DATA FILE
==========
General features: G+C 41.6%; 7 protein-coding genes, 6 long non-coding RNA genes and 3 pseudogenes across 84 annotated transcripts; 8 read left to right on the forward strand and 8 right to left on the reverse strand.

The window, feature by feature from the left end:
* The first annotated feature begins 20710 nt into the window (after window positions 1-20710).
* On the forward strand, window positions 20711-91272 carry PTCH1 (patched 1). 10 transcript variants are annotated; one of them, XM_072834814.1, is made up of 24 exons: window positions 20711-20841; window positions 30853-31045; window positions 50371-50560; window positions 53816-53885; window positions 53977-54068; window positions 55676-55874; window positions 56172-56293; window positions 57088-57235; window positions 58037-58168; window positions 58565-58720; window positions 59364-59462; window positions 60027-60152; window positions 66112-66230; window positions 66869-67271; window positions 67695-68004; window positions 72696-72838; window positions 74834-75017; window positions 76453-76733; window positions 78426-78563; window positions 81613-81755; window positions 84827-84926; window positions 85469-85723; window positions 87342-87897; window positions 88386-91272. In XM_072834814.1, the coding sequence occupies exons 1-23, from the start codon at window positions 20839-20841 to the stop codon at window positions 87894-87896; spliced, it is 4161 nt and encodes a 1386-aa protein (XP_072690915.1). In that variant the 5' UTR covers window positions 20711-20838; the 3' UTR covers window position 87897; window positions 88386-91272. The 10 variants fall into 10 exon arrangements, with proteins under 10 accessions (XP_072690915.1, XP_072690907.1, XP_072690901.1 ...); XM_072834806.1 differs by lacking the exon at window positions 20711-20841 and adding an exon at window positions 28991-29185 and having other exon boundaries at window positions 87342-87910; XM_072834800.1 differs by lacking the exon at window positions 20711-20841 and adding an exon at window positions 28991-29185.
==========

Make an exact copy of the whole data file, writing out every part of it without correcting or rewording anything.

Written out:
General features: G+C 41.6%; 7 protein-coding genes, 6 long non-coding RNA genes and 3 pseudogenes across 84 annotated transcripts; 8 read left to right on the forward strand and 8 right to left on the reverse strand.

The window, feature by feature from the left end:
* The first annotated feature begins 20710 nt into the window (after window positions 1-20710).
* On the forward strand, window positions 20711-91272 carry PTCH1 (patched 1). 10 transcript variants are annotated; one of them, XM_072834814.1, is made up of 24 exons: window positions 20711-20841; window positions 30853-31045; window positions 50371-50560; window positions 53816-53885; window positions 53977-54068; window positions 55676-55874; window positions 56172-56293; window positions 57088-57235; window positions 58037-58168; window positions 58565-58720; window positions 59364-59462; window positions 60027-60152; window positions 66112-66230; window positions 66869-67271; window positions 67695-68004; window positions 72696-72838; window positions 74834-75017; window positions 76453-76733; window positions 78426-78563; window positions 81613-81755; window positions 84827-84926; window positions 85469-85723; window positions 87342-87897; window positions 88386-91272. In XM_072834814.1, the coding sequence occupies exons 1-23, from the start codon at window positions 20839-20841 to the stop codon at window positions 87894-87896; spliced, it is 4161 nt and encodes a 1386-aa protein (XP_072690915.1). In that variant the 5' UTR covers window positions 20711-20838; the 3' UTR covers window position 87897; window positions 88386-91272. The 10 variants fall into 10 exon arrangements, with proteins under 10 accessions (XP_072690915.1, XP_072690907.1, XP_072690901.1 ...); XM_072834806.1 differs by lacking the exon at window positions 20711-20841 and adding an exon at window positions 28991-29185 and having other exon boundaries at window positions 87342-87910; XM_072834800.1 differs by lacking the exon at window positions 20711-20841 and adding an exon at window positions 28991-29185.